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Rain fuels heavy weed, grass growth in southern Colorado

Drier weather gives mowers chance to catch up

Wet summer brings mixed reviews in southern Colorado

COLORADO SPRINGS, Colo. - With drier weather in the local forecast, many people in southern Colorado are thankful for an opportunity to catch up on cutting and mowing weeds and grasses.

The constant rain this summer has often made conditions too wet to mow.

During a similar rainy period in the summer of 2015, work crews in Colorado Springs and El Paso County fell weeks behind in mowing parks and other public areas and that appears to be the case again this season, although to a lesser degree.

"To counteract that, we've been bringing crews in on weekends to help catch up," said Troy Wiitala, the county's highway manager.  "But we've been getting rain on weekends, too.  We've also had some of our mowers break down because they're 1980s-model equipment.  We're getting three new trucks next year."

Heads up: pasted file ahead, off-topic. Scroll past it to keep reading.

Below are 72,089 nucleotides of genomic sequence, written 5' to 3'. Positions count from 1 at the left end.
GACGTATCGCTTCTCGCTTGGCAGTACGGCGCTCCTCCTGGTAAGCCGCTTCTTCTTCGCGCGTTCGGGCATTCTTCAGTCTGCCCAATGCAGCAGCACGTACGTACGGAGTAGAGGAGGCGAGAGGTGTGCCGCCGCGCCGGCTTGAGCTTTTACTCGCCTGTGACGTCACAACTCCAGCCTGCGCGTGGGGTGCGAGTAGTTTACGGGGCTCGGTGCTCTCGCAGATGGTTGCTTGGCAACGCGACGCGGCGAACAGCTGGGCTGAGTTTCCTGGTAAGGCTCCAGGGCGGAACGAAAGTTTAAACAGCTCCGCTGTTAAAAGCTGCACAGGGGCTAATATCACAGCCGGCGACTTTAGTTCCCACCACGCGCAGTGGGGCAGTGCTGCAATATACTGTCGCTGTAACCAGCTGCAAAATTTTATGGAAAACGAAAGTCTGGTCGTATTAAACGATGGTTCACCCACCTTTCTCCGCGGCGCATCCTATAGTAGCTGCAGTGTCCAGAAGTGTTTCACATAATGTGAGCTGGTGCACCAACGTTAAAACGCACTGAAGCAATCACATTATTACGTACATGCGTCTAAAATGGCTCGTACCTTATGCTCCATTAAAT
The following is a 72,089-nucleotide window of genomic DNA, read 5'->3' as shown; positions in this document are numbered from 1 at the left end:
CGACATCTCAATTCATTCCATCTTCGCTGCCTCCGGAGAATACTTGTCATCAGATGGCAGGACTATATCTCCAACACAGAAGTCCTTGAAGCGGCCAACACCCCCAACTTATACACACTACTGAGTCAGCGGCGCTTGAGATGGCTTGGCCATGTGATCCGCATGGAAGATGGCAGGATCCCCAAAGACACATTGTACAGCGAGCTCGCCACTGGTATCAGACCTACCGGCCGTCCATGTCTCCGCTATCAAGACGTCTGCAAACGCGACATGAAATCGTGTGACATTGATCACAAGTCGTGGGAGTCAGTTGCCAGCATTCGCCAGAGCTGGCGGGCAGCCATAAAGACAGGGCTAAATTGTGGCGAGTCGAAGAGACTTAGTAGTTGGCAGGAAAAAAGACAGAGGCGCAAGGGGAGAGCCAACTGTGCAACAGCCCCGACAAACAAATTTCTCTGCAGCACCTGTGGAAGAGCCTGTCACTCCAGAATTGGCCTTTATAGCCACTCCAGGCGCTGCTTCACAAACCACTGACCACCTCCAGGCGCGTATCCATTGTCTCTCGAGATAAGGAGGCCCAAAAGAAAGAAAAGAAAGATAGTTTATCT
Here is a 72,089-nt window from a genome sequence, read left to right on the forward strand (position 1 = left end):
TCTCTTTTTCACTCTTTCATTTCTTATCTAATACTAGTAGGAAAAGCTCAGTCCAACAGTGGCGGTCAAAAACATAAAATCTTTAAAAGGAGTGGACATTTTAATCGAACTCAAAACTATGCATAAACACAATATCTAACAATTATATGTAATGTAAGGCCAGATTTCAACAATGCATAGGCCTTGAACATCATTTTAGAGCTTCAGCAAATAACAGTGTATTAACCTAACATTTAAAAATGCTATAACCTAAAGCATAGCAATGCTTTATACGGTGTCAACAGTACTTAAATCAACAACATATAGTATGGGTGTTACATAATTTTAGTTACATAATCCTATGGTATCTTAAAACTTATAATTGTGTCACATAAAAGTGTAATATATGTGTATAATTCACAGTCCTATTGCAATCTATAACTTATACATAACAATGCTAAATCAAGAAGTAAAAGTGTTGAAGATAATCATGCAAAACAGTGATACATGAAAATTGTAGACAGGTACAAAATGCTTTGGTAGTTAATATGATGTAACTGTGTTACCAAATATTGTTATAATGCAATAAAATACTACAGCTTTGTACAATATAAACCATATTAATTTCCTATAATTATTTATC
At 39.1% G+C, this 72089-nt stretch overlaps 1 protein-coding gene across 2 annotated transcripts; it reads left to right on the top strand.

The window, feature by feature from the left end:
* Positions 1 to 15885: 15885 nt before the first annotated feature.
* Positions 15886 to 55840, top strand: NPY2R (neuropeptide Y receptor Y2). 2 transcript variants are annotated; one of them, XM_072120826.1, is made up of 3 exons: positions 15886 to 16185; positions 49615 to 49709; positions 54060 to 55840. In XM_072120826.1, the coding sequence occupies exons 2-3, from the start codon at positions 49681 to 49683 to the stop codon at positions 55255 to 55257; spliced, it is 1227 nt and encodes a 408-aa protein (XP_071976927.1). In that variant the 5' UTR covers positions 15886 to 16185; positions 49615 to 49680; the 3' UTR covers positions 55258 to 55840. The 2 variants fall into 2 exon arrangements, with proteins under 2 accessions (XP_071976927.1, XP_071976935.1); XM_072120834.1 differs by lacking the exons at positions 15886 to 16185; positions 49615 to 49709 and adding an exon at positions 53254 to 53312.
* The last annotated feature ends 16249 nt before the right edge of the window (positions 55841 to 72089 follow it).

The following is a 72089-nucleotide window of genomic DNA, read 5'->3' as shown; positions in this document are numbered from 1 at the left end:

City crews are not working on weekends to catch up.

Some homeowners say they're glad that watering isn't needed as much but they're mowing twice as often, or taking longer to mow larger lawns because of constant rain.

"I have nearly three acres and it can take me a full day to mow them," said Tom Jackson of Black Forest.

Even landscaping companies are affected. 

"It's absurd," said Alexandria Alejandre of GVR Landscape.  "It's crazy.  We're definitely busier this summer." 

Code enforcement officers tend to be busier during wet weather, enforcing weed ordinances on homes and private property.

But many people say the rain lowers the fire danger and keeps vegetation green, although that vegetation could produce more potential wildfire fuel when drier weather returns.

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